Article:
This description of the purpose of education did not wholly satisfy us. Human personality contains many possibilities; some are worthy to be developed, some are not; the task of education is to develop those which are worthy and good and to control those which are unworthy and base. We believe that education cannot stop short of recognising the ideals of truth and beauty and goodness as final and binding for all times and in all places, as ultimate values; we do not believe that these ideals are of temporary convenience only, as devices for holding together society till they can be dispensed with as knowledge grows and organisation becomes more scientific. Further, we hold that the recognition of such values implies, for most people at least, a religious interpretation of life which for us must mean the Christian interpretation of life. We have no sympathy, therefore, with a theory of education which presupposes that its aim can be dictated by the provisional findings of special sciences, whether biological, psychological or sociological, that the function of education is to fit pupils to determine their outlook and conduct according to the changing needs and the changing standards of the day. We agree wholeheartedly that scientific method and scientific planning can do much to help in the realisation of the 'good life', and education which does not avail itself of such aid denies itself one means to the realisation of its ends. But our belief is that education from its own nature must be ultimately concerned with values which are independent of time or particular environment, though realisable under changing forms in both, and therefore that no programmes of education which concern themselves only with relative ends and the immediate adaptation of the individual to existing surroundings can be acceptable.

Nor are we in sympathy with a tendency which we detect here and there, a tendency to assume that because a thing existed before the war it must be changed after the war without due reflection whether it was good or bad or contained some good in it. We do not believe in change for the sake of change or in total destruction of something which, though in need of reform, yet contains elements of value. For we are conscious that the tradition of secondary education is a fine tradition, that men

[page ix]

and women of fine and unselfish character have built up ideals and institutions of untold value to individuals and to the nation, and that the present generation has been tried in the furnace and not found wanting: that education is necessarily slow in growth if it is to grow aright, that it would be an unforgivable wrong to those who come after not to conserve what is good from the labours of the past. We have looked backward, therefore, that we might not neglect what is good. We have looked forward that we might suggest how that good can be reinterpreted and extended more widely to meet a new conception of secondary education.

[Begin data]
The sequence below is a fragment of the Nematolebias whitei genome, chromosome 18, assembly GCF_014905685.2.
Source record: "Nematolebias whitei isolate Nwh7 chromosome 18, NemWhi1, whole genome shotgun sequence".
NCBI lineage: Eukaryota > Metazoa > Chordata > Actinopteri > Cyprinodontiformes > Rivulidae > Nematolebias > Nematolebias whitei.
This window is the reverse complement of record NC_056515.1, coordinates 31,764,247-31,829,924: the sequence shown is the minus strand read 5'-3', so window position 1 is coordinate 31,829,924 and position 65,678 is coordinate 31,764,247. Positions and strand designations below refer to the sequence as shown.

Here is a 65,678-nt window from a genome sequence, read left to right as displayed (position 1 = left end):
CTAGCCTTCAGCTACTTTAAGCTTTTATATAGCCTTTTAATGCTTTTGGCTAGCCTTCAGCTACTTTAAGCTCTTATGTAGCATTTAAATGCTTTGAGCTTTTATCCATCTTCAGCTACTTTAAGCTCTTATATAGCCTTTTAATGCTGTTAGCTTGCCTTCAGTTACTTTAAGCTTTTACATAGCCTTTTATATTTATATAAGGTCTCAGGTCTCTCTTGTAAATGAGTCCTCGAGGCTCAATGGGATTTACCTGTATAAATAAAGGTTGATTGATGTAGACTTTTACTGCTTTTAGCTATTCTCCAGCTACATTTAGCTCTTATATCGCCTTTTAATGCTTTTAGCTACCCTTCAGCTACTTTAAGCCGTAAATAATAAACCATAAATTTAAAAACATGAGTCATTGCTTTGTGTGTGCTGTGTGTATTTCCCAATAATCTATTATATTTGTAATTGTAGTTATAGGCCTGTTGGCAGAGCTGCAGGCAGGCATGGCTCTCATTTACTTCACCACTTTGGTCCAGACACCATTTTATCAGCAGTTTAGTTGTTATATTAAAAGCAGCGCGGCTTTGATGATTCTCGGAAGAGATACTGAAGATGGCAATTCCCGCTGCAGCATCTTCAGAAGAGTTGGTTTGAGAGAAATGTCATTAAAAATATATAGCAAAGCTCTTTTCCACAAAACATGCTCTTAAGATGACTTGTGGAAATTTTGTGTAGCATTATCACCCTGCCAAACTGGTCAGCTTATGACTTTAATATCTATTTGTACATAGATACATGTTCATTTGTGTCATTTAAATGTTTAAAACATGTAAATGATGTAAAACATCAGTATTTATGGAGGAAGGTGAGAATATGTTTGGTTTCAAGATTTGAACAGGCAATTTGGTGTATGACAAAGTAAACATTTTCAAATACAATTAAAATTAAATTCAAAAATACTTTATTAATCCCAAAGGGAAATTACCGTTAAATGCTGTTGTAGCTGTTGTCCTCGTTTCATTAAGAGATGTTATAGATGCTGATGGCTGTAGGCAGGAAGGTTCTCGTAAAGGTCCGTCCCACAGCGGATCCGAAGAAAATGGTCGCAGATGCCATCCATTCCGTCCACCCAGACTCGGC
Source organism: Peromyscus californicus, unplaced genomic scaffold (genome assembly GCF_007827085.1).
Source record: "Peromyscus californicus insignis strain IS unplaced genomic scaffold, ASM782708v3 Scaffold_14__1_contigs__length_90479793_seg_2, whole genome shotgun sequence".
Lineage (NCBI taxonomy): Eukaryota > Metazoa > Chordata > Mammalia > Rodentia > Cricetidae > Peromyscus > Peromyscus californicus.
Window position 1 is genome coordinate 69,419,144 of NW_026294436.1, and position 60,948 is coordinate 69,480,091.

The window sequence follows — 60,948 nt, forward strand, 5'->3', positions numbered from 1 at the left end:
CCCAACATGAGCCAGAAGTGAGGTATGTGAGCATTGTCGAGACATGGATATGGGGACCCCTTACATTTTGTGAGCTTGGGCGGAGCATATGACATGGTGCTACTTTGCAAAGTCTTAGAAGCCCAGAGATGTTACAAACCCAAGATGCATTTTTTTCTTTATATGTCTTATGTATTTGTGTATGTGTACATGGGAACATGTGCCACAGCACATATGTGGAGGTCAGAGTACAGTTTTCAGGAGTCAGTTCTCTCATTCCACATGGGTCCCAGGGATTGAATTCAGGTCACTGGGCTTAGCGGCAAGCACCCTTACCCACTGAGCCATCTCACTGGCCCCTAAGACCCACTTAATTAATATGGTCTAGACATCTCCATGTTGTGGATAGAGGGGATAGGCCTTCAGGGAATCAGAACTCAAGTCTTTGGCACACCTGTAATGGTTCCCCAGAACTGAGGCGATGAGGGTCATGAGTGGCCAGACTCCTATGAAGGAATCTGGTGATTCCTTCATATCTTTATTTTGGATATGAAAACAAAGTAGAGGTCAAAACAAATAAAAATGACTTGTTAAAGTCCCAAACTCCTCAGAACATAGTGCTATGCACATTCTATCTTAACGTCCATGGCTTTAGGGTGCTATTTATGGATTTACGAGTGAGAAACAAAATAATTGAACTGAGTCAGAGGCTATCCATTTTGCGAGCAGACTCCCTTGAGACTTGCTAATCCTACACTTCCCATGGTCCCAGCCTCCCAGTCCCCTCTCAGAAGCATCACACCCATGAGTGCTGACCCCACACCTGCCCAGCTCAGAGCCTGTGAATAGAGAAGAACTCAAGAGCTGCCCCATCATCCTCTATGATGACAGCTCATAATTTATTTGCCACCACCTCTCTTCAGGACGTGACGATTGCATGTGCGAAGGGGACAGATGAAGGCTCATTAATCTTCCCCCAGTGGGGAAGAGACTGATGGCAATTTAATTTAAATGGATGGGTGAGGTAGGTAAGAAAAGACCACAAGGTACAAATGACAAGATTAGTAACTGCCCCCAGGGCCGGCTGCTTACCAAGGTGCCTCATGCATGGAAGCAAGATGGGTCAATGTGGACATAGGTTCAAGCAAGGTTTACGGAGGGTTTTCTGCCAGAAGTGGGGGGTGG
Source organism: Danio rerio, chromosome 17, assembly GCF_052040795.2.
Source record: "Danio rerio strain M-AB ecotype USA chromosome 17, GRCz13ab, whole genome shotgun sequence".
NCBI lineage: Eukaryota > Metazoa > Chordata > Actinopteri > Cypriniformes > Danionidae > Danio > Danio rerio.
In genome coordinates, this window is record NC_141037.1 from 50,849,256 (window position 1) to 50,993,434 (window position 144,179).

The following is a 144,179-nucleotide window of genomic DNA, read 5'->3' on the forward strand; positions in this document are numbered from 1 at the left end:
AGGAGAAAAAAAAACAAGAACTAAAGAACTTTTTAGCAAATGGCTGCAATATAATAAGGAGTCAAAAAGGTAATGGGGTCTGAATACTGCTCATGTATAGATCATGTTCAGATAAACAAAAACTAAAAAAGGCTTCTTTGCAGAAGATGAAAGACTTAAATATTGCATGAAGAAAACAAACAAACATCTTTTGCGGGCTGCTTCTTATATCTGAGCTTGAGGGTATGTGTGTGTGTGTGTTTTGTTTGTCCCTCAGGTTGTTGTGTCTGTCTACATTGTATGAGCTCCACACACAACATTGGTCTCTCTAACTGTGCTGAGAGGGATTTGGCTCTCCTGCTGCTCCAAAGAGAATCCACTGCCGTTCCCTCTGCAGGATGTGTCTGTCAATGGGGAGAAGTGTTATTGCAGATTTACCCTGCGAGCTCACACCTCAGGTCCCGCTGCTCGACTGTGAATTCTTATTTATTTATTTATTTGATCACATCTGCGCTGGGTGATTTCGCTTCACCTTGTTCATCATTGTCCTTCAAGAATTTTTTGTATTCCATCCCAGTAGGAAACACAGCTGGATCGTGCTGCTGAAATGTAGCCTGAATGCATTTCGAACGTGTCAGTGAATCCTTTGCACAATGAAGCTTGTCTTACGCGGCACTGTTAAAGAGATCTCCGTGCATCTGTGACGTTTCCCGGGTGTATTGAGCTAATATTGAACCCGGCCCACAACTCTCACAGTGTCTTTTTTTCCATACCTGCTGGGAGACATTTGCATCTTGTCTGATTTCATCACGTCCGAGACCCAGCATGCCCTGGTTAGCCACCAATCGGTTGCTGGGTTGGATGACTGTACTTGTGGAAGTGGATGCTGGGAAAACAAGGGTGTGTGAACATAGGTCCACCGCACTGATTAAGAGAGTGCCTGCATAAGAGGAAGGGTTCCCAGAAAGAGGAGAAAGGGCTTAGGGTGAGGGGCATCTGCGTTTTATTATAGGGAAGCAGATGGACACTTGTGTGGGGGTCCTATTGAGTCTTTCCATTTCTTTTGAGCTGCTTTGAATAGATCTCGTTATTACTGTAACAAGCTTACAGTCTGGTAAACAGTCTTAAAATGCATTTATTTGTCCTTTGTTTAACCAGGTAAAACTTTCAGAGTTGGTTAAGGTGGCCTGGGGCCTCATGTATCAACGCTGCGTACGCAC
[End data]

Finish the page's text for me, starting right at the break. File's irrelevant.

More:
[page 1]




What is Secondary Education?

The term 'secondary', as is well known, is used in at least two senses in England. On the one hand it is used to denote the education given in those schools which fall under the Regulations for Secondary Schools, and hence it arises that, while a secondary school has been defined officially, secondary education as such has received no precise definition. A 'secondary school' is officially defined as 'a day or boarding school offering to each of its scholars up to and beyond the age of sixteen a general education, physical, mental and moral, given through a complete graded course of instruction of wider scope and more advanced degree than that given in elementary schools'. Thus the meaning of 'secondary school' is dependent upon the meaning of 'elementary school', and to ascertain the meaning of 'secondary' and 'elementary' education acquaintance with the schools of both kinds is necessary. This definition excludes Senior Schools, Junior Technical, Junior Commercial and Trade Schools. On the other hand 'secondary education' is used in a much looser sense to mean any kind of education which follows upon 'primary' education, and therefore has reference to a stage in educational progress corresponding to particular years in a child's life rather than to the precise nature of the instruction.

These two senses lead to much confusion of thought and statements In this report we shall print the word Secondary with a capital initial letter when we wish to refer to existing 'Secondary' schools, as envisaged in the Regulations for Secondary Schools, and we shall print the word 'secondary' without a capital initial when we refer to the stage of education which follows the elementary or primary stage and which is sometimes called 'post-primary'. But we shall endeavour to make clear in other ways also the sense in which we use the word.